Death scare in the air from Middle East
If you thought the severe acute respiratory syndrome, or SARS as it is commonly known, was scary, get prepared for an even more virulent virus that has all the making of a Hollywood horror movie, the Middle East respiratory syndrome, or MERS, which has already claimed 33 lives across the world.kolkata Updated: Jun 17, 2013 10:18 IST
If you thought the severe acute respiratory syndrome, or SARS as it is commonly known, was scary, get prepared for an even more virulent virus that has all the making of a Hollywood horror movie, the Middle East respiratory syndrome, or MERS, which has already claimed 33 lives across the world.
The state health department has alerted it's officials in the city and districts to keep a watch on flu patients with symptoms of MERS-Coronavirus or MERS-CoV, the newest viral threat that has the potential of becoming a pandemic across the country.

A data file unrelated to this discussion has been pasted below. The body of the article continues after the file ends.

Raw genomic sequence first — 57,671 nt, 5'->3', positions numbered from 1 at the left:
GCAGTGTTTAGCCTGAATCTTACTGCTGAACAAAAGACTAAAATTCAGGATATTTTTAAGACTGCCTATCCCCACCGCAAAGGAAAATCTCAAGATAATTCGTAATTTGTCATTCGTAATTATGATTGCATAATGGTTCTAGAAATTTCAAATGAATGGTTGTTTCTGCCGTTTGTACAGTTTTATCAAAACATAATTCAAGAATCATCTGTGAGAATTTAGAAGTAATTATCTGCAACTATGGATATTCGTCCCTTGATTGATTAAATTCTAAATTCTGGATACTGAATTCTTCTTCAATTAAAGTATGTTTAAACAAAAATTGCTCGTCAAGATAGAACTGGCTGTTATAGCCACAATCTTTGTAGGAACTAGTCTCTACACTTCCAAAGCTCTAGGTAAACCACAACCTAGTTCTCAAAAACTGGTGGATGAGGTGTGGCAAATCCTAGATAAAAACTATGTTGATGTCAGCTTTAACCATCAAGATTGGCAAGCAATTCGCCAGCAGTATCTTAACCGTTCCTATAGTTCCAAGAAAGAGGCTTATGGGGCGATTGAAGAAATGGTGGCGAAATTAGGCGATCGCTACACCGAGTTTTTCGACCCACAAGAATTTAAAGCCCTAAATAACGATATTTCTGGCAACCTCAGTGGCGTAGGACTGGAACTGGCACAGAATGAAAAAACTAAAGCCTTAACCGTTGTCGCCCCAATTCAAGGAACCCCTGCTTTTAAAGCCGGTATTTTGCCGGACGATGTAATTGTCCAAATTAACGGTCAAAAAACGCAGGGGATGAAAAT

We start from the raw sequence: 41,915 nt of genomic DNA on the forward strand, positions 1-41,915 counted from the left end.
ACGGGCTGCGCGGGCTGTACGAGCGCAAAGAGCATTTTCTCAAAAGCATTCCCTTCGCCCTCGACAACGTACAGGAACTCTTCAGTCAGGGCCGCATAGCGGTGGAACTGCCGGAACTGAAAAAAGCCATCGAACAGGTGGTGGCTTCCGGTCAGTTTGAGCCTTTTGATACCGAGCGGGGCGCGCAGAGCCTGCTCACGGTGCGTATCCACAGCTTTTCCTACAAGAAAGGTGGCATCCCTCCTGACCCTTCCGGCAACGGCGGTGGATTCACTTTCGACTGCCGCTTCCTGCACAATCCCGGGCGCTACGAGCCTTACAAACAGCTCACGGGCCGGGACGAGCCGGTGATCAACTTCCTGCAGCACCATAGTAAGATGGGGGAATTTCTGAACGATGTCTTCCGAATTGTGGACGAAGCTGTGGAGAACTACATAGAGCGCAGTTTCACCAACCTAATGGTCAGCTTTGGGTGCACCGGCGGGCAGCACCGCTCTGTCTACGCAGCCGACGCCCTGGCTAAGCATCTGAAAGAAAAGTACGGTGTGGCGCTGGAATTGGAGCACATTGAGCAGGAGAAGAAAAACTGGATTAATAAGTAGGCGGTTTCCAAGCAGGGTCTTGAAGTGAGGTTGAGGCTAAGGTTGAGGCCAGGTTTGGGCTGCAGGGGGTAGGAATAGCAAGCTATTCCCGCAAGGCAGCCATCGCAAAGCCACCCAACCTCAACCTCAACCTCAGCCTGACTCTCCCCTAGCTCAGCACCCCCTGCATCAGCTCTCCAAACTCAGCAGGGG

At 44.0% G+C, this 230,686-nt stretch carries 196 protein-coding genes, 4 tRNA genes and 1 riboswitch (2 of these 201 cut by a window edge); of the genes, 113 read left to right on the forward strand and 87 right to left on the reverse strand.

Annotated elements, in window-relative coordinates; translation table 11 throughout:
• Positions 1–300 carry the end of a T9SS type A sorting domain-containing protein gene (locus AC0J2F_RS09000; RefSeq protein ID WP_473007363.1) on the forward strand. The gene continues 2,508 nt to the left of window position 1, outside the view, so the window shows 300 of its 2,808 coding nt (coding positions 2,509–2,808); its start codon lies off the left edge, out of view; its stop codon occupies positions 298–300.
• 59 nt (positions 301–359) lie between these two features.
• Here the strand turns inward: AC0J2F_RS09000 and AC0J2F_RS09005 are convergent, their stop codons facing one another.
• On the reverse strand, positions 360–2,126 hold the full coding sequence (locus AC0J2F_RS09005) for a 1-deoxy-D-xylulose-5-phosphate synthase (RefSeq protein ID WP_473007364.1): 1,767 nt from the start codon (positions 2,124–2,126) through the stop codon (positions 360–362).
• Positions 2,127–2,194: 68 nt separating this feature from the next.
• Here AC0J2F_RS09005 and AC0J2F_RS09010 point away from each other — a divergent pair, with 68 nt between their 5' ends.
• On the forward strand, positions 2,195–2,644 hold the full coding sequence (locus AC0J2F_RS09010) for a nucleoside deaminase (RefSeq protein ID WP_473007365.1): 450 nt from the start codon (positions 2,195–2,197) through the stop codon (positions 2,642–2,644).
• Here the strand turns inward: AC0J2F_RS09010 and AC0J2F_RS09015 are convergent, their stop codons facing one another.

The first MERS-CoV case was reported in West Asia. The symptoms? Lung infection, with fever, cough and cold and breathing trouble. It also leads to kidney failure.The virus is a member of the CoV family that includes pathogen-causing SARS.
A virology expert associated with the School of Tropical Medicine (STM) said MERSCoV had already affected 58 patients in Saudi Arabia, the UK, US, Germany and other countries and killed 33 of them. Its mortality rate is above 60 % and it poses a much graver threat than SARS, which created a global panic when it killed 800 people in early-2003.
“WHO has already sounded a countrywide alert on the newest viral infection, MERS-CoV. On the eve of Haj, we’ve also alerted all our health officials in districts and Kolkata to keep a watch on MERS-CoV suspects. There’s no vaccine yet. We’re concerned over several thousand Haj pilgrims, since the epicentre of the viral infection is in West Asia,” BR Satpathi, director of health services said.
“There’s no such case in our state yet. We’ll send blood samples to the National Institute of Virology in Pune for serological tests if we do suspect a patient has MERS-CoV symptoms,” a senior official of the state public health department said.